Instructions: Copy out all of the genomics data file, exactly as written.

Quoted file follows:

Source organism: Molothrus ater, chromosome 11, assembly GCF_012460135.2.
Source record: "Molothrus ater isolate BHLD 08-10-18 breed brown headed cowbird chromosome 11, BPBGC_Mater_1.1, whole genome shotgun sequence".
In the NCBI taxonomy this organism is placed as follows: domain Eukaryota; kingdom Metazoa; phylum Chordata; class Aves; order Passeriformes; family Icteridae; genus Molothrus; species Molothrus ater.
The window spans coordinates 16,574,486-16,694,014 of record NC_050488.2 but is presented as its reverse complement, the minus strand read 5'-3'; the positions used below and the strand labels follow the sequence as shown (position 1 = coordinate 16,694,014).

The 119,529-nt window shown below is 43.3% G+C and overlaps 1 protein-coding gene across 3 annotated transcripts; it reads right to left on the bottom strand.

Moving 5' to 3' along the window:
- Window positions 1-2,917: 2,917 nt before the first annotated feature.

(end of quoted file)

Source organism: Molothrus ater, chromosome 11, assembly GCF_012460135.2.
Source record: "Molothrus ater isolate BHLD 08-10-18 breed brown headed cowbird chromosome 11, BPBGC_Mater_1.1, whole genome shotgun sequence".
In the NCBI taxonomy this organism is placed as follows: domain Eukaryota; kingdom Metazoa; phylum Chordata; class Aves; order Passeriformes; family Icteridae; genus Molothrus; species Molothrus ater.
The window spans coordinates 16,574,486-16,694,014 of record NC_050488.2 but is presented as its reverse complement, the minus strand read 5'-3'; the positions used below and the strand labels follow the sequence as shown (position 1 = coordinate 16,694,014).

The 119,529-nt window shown below is 43.3% G+C and overlaps 1 protein-coding gene across 3 annotated transcripts; it reads right to left on the bottom strand.

Moving 5' to 3' along the window:
- Window positions 1-2,917: 2,917 nt before the first annotated feature.